How will Tesla Position its Luxury all-Electric Car?

Tesla Motors is scheduling an IPO to raise more capital and complete development of an all-electric car that will eventually sell for $50,000. One issue they need to contemplate is how to position the new car in the marketplace that already has a plethora of environmentally friendly hybrid offerings.

While there is no question that an all-electric car is the next step in green automobiles, it will take some deep thought to position the “Model S” in the market. The most obvious positioning attributes will be the environmental impact and stunning performance. For example, the car will accelerate 0-60 MPH in under four seconds. But once this notion is understood, I suspect that Tesla will need to hang their uniqueness on something else. Other automotive companies have been exploring this area, and when they see an indication of strong demand and satisfied customers, they will jump in swiftly, just like the hybrid market today.

The current Tesla 2010 Roadster has a top speed of 125 miles per hour, a range of 245 miles and gets about 3.5 hours on it’s lithium-ion battery. These specs should carry forward to the Model S. But specs are the functional rudiments of a brand, but not enough to own a unique position in any market. Successful, world-class brands are defined by emotional connections that represent compelling ideas. Think about Nike (“Just do It”), Apple (“Think Different”), Microsoft (“Help people…realize their full potential”), or McDonald”s (“I’m Lovin’ It”) as they separate themselves from competitors. It is not by accident that they are market leaders.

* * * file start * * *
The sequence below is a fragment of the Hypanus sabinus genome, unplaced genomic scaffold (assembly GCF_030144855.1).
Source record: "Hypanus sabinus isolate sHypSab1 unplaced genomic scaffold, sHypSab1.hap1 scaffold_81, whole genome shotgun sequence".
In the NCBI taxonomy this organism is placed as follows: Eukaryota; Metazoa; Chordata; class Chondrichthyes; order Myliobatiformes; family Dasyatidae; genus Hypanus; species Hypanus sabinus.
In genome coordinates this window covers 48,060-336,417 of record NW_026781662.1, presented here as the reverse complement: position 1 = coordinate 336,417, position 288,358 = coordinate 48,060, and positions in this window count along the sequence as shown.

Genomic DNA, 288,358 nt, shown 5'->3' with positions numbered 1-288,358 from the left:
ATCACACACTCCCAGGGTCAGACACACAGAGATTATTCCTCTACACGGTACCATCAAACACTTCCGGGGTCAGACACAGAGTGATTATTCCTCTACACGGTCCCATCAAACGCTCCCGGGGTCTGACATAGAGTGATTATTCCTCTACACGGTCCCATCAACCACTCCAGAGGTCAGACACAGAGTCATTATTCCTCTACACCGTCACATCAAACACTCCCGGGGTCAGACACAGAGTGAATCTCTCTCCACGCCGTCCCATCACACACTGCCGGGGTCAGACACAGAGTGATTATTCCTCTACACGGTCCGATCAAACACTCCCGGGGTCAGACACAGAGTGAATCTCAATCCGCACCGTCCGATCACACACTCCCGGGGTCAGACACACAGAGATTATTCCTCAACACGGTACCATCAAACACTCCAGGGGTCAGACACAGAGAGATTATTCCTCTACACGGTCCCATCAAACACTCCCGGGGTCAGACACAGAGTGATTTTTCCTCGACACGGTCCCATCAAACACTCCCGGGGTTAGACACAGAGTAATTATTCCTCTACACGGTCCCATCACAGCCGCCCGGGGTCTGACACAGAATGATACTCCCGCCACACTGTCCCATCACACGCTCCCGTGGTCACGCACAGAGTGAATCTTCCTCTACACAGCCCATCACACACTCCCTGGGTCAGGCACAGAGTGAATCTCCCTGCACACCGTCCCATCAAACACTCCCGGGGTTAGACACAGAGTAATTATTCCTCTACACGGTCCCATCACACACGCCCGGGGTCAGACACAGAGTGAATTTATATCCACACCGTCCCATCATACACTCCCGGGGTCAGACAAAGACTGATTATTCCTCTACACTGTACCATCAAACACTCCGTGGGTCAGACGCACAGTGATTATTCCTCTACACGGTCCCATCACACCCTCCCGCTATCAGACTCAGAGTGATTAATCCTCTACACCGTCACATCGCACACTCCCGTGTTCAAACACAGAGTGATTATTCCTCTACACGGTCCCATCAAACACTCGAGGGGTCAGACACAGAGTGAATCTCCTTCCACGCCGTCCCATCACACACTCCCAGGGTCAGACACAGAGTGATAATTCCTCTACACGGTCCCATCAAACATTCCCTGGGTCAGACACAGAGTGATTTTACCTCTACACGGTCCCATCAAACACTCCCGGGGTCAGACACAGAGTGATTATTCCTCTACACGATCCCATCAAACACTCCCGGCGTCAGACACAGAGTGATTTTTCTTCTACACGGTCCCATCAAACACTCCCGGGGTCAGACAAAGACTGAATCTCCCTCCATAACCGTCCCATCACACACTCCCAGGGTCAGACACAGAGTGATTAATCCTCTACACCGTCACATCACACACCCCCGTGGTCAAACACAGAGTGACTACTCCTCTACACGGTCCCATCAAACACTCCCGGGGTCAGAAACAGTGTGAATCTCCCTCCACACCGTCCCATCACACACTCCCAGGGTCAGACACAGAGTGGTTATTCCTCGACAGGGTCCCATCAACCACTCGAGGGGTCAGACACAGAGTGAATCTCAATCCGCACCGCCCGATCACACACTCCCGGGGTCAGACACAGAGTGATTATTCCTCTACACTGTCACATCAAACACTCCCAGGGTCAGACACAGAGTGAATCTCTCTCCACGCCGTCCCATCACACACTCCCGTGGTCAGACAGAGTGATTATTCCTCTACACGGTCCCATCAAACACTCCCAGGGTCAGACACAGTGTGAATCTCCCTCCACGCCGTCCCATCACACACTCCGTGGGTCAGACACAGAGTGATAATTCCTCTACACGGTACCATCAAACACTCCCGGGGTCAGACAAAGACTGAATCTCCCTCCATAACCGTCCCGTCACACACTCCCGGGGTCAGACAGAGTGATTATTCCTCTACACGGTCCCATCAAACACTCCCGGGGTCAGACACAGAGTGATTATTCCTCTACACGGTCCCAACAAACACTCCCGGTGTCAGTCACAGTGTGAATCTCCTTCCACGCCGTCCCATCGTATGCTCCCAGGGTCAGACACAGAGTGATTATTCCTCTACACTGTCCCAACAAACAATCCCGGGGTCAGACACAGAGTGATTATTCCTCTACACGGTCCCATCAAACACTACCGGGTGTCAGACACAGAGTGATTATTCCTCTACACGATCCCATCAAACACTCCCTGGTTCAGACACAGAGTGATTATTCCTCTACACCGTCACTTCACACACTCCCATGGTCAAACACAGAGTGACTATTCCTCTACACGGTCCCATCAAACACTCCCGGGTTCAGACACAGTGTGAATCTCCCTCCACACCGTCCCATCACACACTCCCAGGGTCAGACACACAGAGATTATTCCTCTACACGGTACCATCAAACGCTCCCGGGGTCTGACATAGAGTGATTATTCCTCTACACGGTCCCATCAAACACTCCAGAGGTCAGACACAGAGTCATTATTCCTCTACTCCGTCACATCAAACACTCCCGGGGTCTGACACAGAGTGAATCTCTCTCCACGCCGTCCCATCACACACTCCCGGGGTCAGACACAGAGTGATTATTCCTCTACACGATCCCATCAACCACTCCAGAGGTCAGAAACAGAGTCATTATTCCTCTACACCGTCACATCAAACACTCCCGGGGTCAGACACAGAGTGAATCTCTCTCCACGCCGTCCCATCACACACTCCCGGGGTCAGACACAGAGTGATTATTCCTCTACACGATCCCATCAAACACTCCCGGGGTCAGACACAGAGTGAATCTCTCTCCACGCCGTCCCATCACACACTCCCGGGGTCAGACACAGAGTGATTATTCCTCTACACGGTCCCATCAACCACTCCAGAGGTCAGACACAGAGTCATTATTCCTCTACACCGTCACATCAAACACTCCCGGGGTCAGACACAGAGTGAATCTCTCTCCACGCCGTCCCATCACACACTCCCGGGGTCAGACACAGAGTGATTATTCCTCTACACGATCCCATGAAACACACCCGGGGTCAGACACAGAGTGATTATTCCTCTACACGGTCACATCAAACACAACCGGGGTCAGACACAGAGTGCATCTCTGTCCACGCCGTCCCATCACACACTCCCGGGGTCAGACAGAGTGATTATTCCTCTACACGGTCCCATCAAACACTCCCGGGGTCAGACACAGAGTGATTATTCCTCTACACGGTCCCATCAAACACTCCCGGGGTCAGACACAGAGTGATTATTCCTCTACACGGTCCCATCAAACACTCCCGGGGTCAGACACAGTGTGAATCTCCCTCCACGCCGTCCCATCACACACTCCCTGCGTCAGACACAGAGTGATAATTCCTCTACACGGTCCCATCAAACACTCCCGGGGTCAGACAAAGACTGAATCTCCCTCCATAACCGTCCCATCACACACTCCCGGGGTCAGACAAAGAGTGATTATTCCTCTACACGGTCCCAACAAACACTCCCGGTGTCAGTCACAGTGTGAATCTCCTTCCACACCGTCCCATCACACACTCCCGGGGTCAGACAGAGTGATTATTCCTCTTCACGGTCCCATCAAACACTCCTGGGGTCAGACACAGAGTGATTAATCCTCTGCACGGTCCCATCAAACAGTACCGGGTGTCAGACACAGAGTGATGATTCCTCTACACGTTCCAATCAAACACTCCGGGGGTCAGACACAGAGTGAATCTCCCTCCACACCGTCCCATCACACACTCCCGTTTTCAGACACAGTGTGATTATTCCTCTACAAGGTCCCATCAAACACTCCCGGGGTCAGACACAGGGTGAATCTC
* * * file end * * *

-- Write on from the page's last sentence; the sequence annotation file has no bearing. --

Tesla speaks about driving as an exhilarating experience. The question is whether consumers will believe this claim and be willing to shell out $50,000 to have a more environmentally sound exhilaration. This may not be enough for the portion of the mass market they will target. And BMW may already have pre-empted all manufacturers from owning that position with its The Ultimate Driving Machine” proposition. Depends how you define exhilaration.

For the long term Tesla must find a broader and more compelling positioning for the Tesla brand in order to build a large and growing franchise. If they don’t, they will just become another fringe brand, and not reshape automotive transportation as we know it today.